Sony Ericsson Xperia Play review


Sony Ericsson’s Xperia Play is the world’s firs PlayStation certified device. While it may not be a frontrunner in the spec department in the current market, the PlayStation controls–D-pad, touch sensitive joysticks, four standard PS buttons, and shoulder buttons–make for a different and superior gaming experience on a mobile phone.

The device is currently available from Verizon for $450 outright and $200 on contract and will be hitting other carriers in the U.S. Public response has been mixed, though owners generally seem to be quite happy with their purchase. Can the Play hold up against the latest dual-core monsters in the Android world, or are those extra buttons just a novelty? I’ve found neither of these options to be entirely true. The Xperia Play is currently in a class of its own as far as cell phones are concerned, and should be judged accordingly.


Play is a weighty, solid device. The sliding mechanism feels simple and strong, and all of the body component materials, including the buttons, seem like they will last through a contract without issue for most. I throw in that qualifier only for those who abuse their phones. The Play feels like it could take heavy, careless use for a good while. I think it’s probably more difficult to design a sexy slider than a sexy slab, and some might be turned off by the slightly chunky look of the Play. These are also the same folks who want a phone with next month’s specs, rather than today’s or yesterday’s. But for mobile gamers, the silver control panel will be a good trade off for that little bit of extra junk in the trunk.

The Play’s slide out control panel features a d-pad, the standard PS buttons, start, select, and menu keys. When held open, in landscape mode, the user’s index fingers rest on two shoulder buttons. Holding the device for gameplay is natural and comfortable, and I think the PS controller has been represented well in the slider form factor.

The display is a somewhat dim 4-inch LCD with LED backlight at 480 X 854. Under the hood is a 1GHz Scorpion Snapdragon processor. Graphics are handled by the Adreno 205 GPU. 512MB RAM is satisfactory for the phone’s operation as a gaming device, but performance in game made is more impressive than when the Play is used as a smartphone. 400MB of internal storage may seem a bit chincy when even the “pre-loaded” games can require 200MB downloads, but the bundled 8GB microSD card is expandable to 32GB.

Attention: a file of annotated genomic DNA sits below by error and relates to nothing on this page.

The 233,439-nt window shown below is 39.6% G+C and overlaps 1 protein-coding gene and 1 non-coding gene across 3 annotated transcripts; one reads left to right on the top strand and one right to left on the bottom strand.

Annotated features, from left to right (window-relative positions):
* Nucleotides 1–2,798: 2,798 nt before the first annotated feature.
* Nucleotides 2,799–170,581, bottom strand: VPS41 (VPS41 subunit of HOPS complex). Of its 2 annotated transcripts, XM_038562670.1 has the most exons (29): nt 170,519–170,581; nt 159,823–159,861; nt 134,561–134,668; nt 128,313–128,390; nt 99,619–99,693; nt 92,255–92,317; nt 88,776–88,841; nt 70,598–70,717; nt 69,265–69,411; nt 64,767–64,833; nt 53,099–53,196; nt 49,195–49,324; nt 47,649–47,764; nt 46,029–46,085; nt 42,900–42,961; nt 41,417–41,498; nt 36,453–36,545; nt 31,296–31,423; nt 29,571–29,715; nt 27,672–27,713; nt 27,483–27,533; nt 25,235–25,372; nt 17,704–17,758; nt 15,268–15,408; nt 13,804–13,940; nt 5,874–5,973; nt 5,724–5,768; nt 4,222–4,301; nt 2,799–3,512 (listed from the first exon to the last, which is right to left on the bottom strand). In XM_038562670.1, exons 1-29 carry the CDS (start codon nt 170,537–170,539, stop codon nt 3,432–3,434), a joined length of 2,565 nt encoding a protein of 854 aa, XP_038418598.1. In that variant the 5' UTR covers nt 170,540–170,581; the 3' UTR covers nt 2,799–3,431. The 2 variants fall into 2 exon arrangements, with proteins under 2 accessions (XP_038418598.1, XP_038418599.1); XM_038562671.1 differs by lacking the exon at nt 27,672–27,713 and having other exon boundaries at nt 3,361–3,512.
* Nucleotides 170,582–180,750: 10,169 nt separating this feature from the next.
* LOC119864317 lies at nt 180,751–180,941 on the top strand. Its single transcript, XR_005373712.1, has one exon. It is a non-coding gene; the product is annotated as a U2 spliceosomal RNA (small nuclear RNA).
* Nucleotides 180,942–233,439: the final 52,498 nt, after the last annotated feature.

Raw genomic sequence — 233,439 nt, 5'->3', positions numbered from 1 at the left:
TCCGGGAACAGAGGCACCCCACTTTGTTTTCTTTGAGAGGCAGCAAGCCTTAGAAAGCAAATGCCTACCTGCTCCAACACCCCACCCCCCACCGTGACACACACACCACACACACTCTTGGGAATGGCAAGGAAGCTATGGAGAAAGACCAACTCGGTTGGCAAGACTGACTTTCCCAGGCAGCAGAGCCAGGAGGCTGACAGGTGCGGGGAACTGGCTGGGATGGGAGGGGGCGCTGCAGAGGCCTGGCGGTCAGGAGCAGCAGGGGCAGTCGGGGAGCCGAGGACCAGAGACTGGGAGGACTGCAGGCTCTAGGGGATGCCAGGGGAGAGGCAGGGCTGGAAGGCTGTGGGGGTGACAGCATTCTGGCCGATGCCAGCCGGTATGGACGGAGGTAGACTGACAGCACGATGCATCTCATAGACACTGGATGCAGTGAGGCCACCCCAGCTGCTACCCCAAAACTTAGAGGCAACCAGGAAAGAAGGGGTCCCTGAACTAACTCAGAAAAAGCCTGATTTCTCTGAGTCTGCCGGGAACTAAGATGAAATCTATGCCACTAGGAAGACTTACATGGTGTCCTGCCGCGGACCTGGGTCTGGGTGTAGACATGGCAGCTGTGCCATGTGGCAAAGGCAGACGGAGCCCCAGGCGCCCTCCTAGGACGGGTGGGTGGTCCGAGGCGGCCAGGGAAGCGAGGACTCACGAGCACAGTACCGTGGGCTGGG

Android 2.3 keeps the Play running optimally, and SE’s modifications are minimal on this device. A widget here, a color there; there’s very little customization getting in the way of the Google Android experience. Many Android fans consider vanilla Android the only way to ship, but I like to see more OEM tailoring. Of course there are plenty of home replacements in the Android Market, but there is something to be said about the refined polish of a mature custom UI.

Games are the real draw for Xperia Play, and their performance is what sets the phone apart from the herd and what serious potential buyers are most interested in.


Having dedicated hardware controls on a phone absolutely changes the Android gaming experience. The quality, action and responsiveness of the Play’s buttons are great. The D-pad, PS buttons and shoulder buttons feel fantastic and do not disappoint. The touch-sensitive joysticks, on the other hand, are a bit of a pain. In order to register an extreme angle–turning a car sharply, for instance–require pushing your finger to the very edge of the area designated for joystick control. The problem is that, unless you have large fingers, you’re likely to move past the metal contact and lose control. For this reason, I usually choose the d-pad for directional control.